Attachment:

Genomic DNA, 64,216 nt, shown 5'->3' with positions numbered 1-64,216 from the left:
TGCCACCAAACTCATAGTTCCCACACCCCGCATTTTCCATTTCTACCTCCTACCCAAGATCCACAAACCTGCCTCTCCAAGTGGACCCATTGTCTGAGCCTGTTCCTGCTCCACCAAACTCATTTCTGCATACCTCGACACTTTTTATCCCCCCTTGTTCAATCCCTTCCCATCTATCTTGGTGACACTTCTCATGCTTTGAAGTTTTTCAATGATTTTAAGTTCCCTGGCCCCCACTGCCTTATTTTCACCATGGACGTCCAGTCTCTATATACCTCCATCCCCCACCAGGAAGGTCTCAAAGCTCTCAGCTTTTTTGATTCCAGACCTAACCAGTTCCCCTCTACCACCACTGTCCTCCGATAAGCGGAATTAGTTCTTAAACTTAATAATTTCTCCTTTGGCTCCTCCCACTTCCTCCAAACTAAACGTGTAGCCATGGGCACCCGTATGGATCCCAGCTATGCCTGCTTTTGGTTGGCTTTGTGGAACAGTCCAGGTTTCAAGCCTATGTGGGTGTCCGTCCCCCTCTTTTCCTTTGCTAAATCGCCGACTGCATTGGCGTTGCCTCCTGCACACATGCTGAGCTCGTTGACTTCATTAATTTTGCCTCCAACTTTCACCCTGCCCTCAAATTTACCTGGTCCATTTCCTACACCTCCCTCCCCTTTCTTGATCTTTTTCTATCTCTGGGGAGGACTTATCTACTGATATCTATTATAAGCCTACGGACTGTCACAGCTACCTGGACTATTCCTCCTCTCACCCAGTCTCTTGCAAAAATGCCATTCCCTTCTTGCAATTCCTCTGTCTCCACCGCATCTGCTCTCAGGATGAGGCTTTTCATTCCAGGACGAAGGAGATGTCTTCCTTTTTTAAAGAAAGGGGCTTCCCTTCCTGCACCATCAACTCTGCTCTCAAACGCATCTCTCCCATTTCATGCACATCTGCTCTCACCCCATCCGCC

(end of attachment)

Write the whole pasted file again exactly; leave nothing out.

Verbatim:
Genomic DNA, 64,216 nt, shown 5'->3' with positions numbered 1-64,216 from the left:
TGCCACCAAACTCATAGTTCCCACACCCCGCATTTTCCATTTCTACCTCCTACCCAAGATCCACAAACCTGCCTCTCCAAGTGGACCCATTGTCTGAGCCTGTTCCTGCTCCACCAAACTCATTTCTGCATACCTCGACACTTTTTATCCCCCCTTGTTCAATCCCTTCCCATCTATCTTGGTGACACTTCTCATGCTTTGAAGTTTTTCAATGATTTTAAGTTCCCTGGCCCCCACTGCCTTATTTTCACCATGGACGTCCAGTCTCTATATACCTCCATCCCCCACCAGGAAGGTCTCAAAGCTCTCAGCTTTTTTGATTCCAGACCTAACCAGTTCCCCTCTACCACCACTGTCCTCCGATAAGCGGAATTAGTTCTTAAACTTAATAATTTCTCCTTTGGCTCCTCCCACTTCCTCCAAACTAAACGTGTAGCCATGGGCACCCGTATGGATCCCAGCTATGCCTGCTTTTGGTTGGCTTTGTGGAACAGTCCAGGTTTCAAGCCTATGTGGGTGTCCGTCCCCCTCTTTTCCTTTGCTAAATCGCCGACTGCATTGGCGTTGCCTCCTGCACACATGCTGAGCTCGTTGACTTCATTAATTTTGCCTCCAACTTTCACCCTGCCCTCAAATTTACCTGGTCCATTTCCTACACCTCCCTCCCCTTTCTTGATCTTTTTCTATCTCTGGGGAGGACTTATCTACTGATATCTATTATAAGCCTACGGACTGTCACAGCTACCTGGACTATTCCTCCTCTCACCCAGTCTCTTGCAAAAATGCCATTCCCTTCTTGCAATTCCTCTGTCTCCACCGCATCTGCTCTCAGGATGAGGCTTTTCATTCCAGGACGAAGGAGATGTCTTCCTTTTTTAAAGAAAGGGGCTTCCCTTCCTGCACCATCAACTCTGCTCTCAAACGCATCTCTCCCATTTCATGCACATCTGCTCTCACCCCATCCGCC